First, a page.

For many photographers, black and white is more than a creative choice at the post-production stage; it’s a mindset. If you can start the creation of an image knowing that you intend it to be black and white, you can take steps to ensure that all of the elements of a good monochrome image are in place before you press the shutter. Things like contrast in tonality, contrast in lighting, and appropriate expressions from your subjects are all elements that are difficult, if not impossible, to fix after an image is taken.
Here is an exercise you can do with your portrait subjects to get a mixture of great expressions. Prepare a list of words or phrases and ask them to react to how they feel to each one. The words you choose can be simple descriptors of emotion like: love, sad, joy, angry and melancholy. For more diverse expressions try more abstract words, or funny ones like: cheeseburger, politics, Teletubbies or Hulk smash. As a bonus, this sometimes works extremely well to lighten the mood when you have a subject who’s tense or nervous during a sitting.
Portrait photography is a genre where black and white images can really shine. Like any technique, there are considerations that you should regard that can help to make sure your images have the most impact.
If you’re working on an image that you feel isn’t up to scratch and you ask yourself if it will work in black and white, the answer is probably no. A black and white treatment will often emphasize the flaws that made you question the image in the first place, and a bad photo is a bad photo regardless of its color scheme or lack thereof.
Photographer Andre D. Wagner works exclusively with analog film, developing his own prints in a traditional darkroom. Originally from Nebraska, he can now typically be found in New York City, where he excels at capturing street scenes that are full of energy. His black and white photos have a classic feel. Wagner displays his images one by one, keeping galleries short.
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The most important part of the majority of portraits are the eyes. They are usually the focal point that the rest of your image is built around. This is especially true with black and white. With the omission of color, a black and white image often breaks down into graphic forms and shapes. Eyes are shapes that everyone recognizes and they draw immediate focus from your viewers. Make sure that your subject’s eyes are well lit, and focus is critical.
Editor’s Note: This is one of a series of articles this week featuring black and white photography tips. Look for earlier ones below and more daily over the next week.
Hopefully, you can see that even though bold colors can make for vivid imagery, their absence can as well.
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New York photographer Lee Bullitt takes intimate portraits on analog film, often shooting in black and white. Bullitt introduces her work via one page which lists selected photo series, and includes separate pages for her bio and press mentions to keep things organized. Her unique logo helps make her portfolio memorable.
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Originally from Japan, and now based in Brooklyn, Haruka Sakaguchi’s black and white photography is full of life. Whether she’s shooting portraits or documenting her surroundings on travels across the United States and elsewhere, Sakaguchi’s images are powerful and carefully considered. She uses a classic serif font to give her portfolio a professional feel.
Finally, if you try black and white and you like it: welcome to the addiction!
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Highlights of this Dutch photographer’s portfolio include a compelling portrait study of author Bredje Hofstede, pictured here, as well as a black and white photo project called Looking At The Other, in which Kars asked fellow train riders in the New York subway system to take her photo. Kars displays photos one by one for a minimal, distraction-free portfolio.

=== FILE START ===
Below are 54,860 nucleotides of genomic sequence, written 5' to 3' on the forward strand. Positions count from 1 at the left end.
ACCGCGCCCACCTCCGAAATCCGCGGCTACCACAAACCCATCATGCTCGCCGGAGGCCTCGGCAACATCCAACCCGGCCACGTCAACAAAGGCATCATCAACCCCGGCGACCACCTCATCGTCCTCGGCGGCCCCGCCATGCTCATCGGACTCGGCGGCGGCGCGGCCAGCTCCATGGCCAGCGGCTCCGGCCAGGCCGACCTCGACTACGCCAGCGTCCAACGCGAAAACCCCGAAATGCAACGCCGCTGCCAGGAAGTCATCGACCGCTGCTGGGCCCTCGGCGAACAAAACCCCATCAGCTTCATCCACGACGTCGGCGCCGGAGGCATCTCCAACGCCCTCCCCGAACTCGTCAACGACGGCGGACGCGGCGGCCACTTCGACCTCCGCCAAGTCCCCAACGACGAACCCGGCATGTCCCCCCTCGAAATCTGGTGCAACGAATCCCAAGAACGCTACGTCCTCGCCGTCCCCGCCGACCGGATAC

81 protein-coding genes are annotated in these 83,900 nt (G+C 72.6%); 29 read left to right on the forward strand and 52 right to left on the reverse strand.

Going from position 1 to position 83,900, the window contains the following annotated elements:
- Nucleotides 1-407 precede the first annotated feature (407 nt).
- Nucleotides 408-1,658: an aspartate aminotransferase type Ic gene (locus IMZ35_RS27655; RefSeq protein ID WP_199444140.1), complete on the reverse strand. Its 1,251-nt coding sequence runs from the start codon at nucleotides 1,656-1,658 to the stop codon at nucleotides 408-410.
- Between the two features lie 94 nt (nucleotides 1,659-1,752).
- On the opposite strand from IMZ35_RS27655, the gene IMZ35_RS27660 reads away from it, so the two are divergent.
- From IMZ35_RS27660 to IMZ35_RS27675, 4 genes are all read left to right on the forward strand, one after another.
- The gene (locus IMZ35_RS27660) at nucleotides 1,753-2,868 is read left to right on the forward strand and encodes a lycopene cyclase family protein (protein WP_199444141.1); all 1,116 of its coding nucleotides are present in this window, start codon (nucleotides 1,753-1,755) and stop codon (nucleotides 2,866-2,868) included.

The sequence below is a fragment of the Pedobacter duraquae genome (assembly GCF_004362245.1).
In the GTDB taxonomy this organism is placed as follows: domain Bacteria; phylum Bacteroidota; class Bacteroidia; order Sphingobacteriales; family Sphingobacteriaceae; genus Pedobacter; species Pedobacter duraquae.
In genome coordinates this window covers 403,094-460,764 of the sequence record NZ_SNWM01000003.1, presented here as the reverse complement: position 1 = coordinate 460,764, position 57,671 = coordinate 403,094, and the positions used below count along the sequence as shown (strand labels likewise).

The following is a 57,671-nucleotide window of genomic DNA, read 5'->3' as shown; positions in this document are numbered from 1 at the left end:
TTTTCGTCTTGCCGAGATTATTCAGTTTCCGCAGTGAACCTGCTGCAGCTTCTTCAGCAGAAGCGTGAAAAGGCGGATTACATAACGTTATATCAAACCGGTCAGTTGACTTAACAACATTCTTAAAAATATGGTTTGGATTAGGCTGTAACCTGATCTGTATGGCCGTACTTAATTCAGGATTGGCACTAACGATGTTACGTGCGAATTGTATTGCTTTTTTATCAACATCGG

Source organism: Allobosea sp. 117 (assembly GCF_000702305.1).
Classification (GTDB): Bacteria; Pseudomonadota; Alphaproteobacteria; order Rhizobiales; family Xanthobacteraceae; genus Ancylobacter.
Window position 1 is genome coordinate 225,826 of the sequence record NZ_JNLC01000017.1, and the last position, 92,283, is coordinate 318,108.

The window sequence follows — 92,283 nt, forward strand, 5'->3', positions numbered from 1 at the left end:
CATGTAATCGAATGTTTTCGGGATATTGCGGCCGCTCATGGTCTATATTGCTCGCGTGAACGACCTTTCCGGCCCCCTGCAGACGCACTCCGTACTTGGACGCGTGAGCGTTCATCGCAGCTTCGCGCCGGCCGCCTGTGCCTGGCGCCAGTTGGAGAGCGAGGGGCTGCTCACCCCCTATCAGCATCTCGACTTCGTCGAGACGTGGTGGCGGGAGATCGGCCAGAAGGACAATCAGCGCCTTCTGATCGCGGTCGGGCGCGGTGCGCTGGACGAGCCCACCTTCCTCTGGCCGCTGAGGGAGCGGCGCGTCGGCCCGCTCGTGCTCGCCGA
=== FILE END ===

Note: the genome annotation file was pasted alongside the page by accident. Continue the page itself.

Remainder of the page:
If you’re new to black and white photography, do remember that these are guides and not rules. If you need to stray from them to get the result you’re after, do so without hesitation.
This can be a difficult concept to understand without seeing it, so I have included an example of a color version of one the images above. Ask yourself: How did your perception of the photos change? What did you notice first in each of the images? Do you feel differently or think differently of it when you view it in color than in black and white?
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No one can capture freckles as well as Agata Serge does. The Polish photographer, who is currently based in Łódź, Poland, excels at sharply focused portraits and editorial shoots. She has won a number of awards for her photography, including International Photographer of the Year in 2016, and she was included in New Dutch Photography Talent in 2014. Serge keeps her portfolio simple with a classic logo.
To celebrate the creative talent that’s opting out of color, we put together this list of 20 photographers that has mastered shooting black and white in their own style. They prove that you don’t need color to be captivating.
If you have trouble imagining how an image may look in black and white, try setting your camera to a monochrome setting. While it isn’t recommended to do this for a final image, as long as you shoot in RAW file format, then all of your image’s color data will still be present in the file, and Lightroom and Adobe Camera Raw will reset the photo back to color once it’s imported. Doing this will allow you to have an idea of how an image will work in black and white, while still providing the highest amount of versatility in post-production.
From English photographer Josh Nice who documents skateboarders across Europe, to New York street photographer Andre D. Wagner who develops his own film, these portfolios set the standard for what’s possible in black and white.
Charlee Black is a photographer based in the American Midwest. She specializes in gorgeous, up-close black and white portraits, and uses a vertically scrolling theme to show them off in a way that grabs the viewer’s attention.
Like the eyes, other facial features become more prominent in a black and white portrait. You can use this to your advantage by conveying emotion in your images. Even tiny changes in your subject’s expression can make a difference. Things like a raised eyebrow, a twitch at the corner of a mouth, and smile lines under the eyes can all be used to great effect.
Based in Austria, Sarah Gallaun is a portrait and fashion photographer. She mixes black and white and color images for a varied and interesting online portfolio. Gallaun has worked with Monki, and been featured in outlets like Cake and Contributor magazine.
Based in Seattle, Sebastian Cvitanic specializes in analog photography, capturing striking black and white portraits as well as lively street snapshots. Cvitanic aims to take photos that are beautiful in their simplicity, working in a classic, straightforward style. Organizing images into separate galleries of black and white portraits, color portraits, couples, and other categories keeps his portfolio site easy to navigate.